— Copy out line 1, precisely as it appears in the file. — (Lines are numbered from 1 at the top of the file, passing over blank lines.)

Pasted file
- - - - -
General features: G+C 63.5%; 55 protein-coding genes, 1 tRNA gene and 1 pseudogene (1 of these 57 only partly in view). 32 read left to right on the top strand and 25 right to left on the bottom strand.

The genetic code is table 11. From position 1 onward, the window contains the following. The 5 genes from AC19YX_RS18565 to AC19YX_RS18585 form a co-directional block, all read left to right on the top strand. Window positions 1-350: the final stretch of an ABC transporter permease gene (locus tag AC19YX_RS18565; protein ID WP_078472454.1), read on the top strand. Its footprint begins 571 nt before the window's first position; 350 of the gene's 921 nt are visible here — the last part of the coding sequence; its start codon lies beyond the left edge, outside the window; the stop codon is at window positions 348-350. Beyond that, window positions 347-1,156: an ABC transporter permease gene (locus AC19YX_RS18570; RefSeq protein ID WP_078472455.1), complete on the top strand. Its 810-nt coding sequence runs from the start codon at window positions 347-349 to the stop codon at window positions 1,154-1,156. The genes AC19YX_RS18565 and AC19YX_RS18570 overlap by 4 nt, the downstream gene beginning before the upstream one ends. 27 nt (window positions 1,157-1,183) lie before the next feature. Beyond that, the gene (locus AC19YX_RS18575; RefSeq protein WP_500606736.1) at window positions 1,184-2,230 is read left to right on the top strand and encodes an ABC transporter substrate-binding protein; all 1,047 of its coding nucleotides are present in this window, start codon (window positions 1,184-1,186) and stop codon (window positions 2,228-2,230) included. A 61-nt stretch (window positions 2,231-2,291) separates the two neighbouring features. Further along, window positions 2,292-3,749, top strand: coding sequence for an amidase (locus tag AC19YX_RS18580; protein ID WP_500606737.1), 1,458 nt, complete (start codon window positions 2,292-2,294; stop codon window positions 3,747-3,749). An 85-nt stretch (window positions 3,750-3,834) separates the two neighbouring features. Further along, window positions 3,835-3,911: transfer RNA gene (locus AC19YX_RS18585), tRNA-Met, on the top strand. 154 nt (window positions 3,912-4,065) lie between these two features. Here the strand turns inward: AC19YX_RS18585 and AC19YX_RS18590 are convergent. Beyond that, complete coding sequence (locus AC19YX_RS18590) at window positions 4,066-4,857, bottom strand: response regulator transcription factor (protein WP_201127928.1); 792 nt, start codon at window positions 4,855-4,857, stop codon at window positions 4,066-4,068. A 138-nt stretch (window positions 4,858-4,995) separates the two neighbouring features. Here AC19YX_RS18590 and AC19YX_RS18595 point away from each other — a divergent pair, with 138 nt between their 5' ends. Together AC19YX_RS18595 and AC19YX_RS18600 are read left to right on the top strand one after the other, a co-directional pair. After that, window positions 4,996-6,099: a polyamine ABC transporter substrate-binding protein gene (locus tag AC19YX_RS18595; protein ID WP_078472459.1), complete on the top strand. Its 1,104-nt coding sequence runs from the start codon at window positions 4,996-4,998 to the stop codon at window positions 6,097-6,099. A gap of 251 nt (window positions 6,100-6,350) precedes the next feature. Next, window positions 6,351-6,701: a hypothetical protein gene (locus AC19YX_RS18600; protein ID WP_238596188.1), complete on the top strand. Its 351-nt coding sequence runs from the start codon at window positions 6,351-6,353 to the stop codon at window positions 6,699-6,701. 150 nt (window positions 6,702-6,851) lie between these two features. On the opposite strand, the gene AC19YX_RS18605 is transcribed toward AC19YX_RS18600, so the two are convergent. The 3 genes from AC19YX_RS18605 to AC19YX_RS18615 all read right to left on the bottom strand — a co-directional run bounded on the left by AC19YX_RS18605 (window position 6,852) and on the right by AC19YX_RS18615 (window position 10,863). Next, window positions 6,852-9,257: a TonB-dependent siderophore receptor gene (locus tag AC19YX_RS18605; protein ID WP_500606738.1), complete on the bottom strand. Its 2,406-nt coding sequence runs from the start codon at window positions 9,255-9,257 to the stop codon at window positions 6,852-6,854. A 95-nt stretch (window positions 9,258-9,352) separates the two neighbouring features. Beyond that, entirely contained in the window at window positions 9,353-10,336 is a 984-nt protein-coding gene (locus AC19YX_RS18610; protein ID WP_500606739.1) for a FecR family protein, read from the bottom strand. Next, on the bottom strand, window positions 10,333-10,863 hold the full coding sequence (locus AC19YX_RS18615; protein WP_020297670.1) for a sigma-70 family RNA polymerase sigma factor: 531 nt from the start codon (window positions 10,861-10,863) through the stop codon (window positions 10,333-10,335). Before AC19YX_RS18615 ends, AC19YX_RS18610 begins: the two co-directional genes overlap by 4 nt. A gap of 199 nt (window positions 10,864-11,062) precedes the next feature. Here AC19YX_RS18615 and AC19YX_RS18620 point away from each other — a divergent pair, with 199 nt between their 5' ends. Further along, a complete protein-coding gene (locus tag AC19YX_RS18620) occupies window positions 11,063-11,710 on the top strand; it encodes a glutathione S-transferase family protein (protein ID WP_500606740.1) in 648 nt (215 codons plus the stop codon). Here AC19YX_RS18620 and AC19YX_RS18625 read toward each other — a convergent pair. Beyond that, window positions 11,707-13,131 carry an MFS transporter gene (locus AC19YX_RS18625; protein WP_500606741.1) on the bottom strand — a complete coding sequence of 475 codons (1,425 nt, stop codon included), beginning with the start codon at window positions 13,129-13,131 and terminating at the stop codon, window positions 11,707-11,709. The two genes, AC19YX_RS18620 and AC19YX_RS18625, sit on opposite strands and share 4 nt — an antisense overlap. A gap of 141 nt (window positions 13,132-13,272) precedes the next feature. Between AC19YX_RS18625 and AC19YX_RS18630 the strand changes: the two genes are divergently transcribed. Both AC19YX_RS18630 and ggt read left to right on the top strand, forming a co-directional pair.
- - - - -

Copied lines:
General features: G+C 63.5%; 55 protein-coding genes, 1 tRNA gene and 1 pseudogene (1 of these 57 only partly in view). 32 read left to right on the top strand and 25 right to left on the bottom strand.